Walker-Zimmerman-USMNT

They’re only on day two of their September camp in Europe. But the US men’s national team is already facing suboptimal conditions from a defensive standpoint, losing two center backs and a starting left back to injury before the group had even begun to gather in Köln, Germany.

Cameron Carter-Vickers, Chris Richards and Antonee “Jedi” Robinson all look to have a strong to decent chance of starting at the World Cup this autumn, yet are absent this month. Questions continue to hang over the goalkeeping position given the particular situations of Zack Steffen, Matt Turner and Ethan Horvath. And thanks largely to the failures of the 2018 cycle, only one member of the current squad – right back DeAndre Yedlin – has firsthand experience of the tournament.

Veteran leader and Nashville SC center back Walker Zimmerman nevertheless projected confidence as he prepares to anchor the back line in friendlies vs. Japan and Saudi Arabia that mark the USMNT’s final run-through before Qatar, where Wales, England and Iran await.

“None of us have a lot of World Cup experience. People can hit on us for that or think that that is a disadvantage,” the two-time MLS Defender of the Year told reporters in a Tuesday media availability. “But I also know how eager we are to get out there and prove to people what we have in this group.”

According to Zimmerman, coach Gregg Berhalter and his staff have yet to delve much into opposition game-planning for their World Cup adversaries, apparently leaving the focus on the US’s own plans and systems.

At least one of Carter-Vickers and Richards were widely projected to get a shot at the starting left-sided center back spot alongside Zimmerman this month. For now it appears that New York Red Bulls mainstay Aaron Long, who paired with Zimmerman during June’s friendlies vs. Morocco and Uruguay, has the inside track, with injury replacements Mark McKenzie and Erik Palmer-Brown also in the mix.

“In terms of the center backs, Aaron and I have had a decent amount of games together in the past. And it's another opportunity, these two games, to get reps in – and that's in training and in the games,” said Zimmerman.

“So it's already nice working on that today, first day in, and having those reps and training, whether it's build-up or defensive work and shape and just talking through a bunch of different scenarios and situations. Those are the kinds of practices that you're going to need to make sure you're on the same page as a back four.”

Competition might be just as important as chemistry at this point, as Berhalter mulls his final roster decisions. But with a measure of uncertainty at goalkeeper and the coach repeatedly asserting his desire to remain a pressing team, and fielding a high defensive line in conjunction with that, communication and understanding will be vital.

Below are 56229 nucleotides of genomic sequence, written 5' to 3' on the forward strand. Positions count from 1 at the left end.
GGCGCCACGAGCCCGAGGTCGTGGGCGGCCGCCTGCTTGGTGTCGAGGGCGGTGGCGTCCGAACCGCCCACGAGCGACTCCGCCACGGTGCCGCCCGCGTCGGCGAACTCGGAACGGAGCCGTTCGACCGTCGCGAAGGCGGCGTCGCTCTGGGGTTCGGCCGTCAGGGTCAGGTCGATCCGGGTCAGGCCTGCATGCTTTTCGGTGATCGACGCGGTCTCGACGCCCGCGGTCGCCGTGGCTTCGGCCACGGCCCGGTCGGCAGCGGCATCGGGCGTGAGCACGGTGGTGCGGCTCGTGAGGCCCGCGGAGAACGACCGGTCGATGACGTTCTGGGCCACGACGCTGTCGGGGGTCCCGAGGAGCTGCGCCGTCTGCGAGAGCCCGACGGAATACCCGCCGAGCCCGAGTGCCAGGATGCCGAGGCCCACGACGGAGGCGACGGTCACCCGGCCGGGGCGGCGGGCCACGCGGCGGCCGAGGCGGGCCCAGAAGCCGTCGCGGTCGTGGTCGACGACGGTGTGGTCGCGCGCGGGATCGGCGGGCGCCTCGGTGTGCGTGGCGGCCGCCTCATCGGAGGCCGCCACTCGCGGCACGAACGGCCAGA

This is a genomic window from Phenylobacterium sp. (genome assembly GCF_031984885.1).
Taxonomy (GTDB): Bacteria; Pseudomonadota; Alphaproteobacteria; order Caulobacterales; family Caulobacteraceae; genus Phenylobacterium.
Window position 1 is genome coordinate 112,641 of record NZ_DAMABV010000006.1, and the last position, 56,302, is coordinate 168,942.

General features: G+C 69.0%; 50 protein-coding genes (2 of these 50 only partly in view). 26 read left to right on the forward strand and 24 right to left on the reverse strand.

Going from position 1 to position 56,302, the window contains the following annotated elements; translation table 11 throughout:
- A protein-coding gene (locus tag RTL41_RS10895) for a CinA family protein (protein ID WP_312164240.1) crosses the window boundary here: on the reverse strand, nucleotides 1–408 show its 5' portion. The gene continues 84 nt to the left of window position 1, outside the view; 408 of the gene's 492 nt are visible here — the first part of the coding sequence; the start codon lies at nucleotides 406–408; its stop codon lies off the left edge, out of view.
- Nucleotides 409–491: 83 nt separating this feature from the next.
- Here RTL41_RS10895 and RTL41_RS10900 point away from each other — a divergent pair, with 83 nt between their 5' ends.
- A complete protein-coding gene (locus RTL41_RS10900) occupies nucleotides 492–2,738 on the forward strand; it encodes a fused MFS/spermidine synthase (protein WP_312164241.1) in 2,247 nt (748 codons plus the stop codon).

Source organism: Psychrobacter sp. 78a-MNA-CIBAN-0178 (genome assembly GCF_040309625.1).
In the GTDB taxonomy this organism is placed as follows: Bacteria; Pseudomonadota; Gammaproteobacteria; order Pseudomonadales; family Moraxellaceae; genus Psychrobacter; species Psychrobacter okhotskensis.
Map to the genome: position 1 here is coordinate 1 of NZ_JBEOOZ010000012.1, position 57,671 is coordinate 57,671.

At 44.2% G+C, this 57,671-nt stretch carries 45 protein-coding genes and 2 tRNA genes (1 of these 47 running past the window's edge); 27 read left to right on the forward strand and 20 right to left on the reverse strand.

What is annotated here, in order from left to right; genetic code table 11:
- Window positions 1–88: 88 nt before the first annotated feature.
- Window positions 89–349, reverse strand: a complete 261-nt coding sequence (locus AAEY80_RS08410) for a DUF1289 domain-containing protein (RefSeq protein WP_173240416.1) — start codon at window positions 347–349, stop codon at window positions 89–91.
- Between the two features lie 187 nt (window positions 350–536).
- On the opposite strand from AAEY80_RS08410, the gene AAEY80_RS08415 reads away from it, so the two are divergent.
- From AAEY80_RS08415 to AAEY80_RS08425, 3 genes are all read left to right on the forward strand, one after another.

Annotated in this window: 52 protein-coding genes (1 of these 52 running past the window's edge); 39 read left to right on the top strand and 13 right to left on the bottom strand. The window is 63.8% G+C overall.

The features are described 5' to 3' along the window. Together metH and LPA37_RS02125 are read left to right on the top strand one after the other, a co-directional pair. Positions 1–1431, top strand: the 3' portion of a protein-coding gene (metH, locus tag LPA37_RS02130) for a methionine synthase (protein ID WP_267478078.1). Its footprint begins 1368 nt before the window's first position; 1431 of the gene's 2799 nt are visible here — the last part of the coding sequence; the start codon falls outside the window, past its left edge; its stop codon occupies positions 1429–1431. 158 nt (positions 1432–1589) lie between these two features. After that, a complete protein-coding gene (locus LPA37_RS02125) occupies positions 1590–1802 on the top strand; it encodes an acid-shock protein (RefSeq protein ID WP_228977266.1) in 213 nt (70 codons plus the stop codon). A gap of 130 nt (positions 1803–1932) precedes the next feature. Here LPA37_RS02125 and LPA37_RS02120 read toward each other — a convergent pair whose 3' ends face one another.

“More than just with your center back partner, but with the entire back four, your goalkeeper, and especially the defensive mids in front of you, it is very important to have that relationship and have that understanding, whether it’s from a tactical point of view or communication point of view,” said Zimmerman.

“I remember earlier on in these past couple of years, talks with both Matt and Zack about when we’re defending crosses. And I think the word was like ‘narrow’ or ‘left’ or whatever, I’m like, well, sometimes we're facing different directions, give us a clear thing. And so we sorted out the language that we wanted to use in a specific situation: ‘to me, to me,’ was ultimately clear. And so it's just like little things like that, that you have to do all all over the pitch to figure out with other players, how to best get along.”

The COVID-19 pandemic and the intensely compressed qualifying cycle it necessitated left the USMNT with fewer chances than usual to play opponents outside of the Concacaf region. As unfamiliar foes and fellow World Cup participants, the Japanese and Saudis offer one last chance for a different perspective before nerve-jangling group-stage clashes with the 19th-, fifth- and 22nd-placed sides in the latest FIFA World Rankings.

“These are two more games to get valuable experience to prepare for the teams and the types of players you might find in the World Cup. So we're controlling what we can control,” said Zimmerman.

“We can't control the opponent. But there's certainly ways that we can improve, whether it's Concacaf or European friendlies. So we're looking at these two games, certainly as building blocks to play against some really good competition and make sure that we're fine-tuning what we need to heading into November.”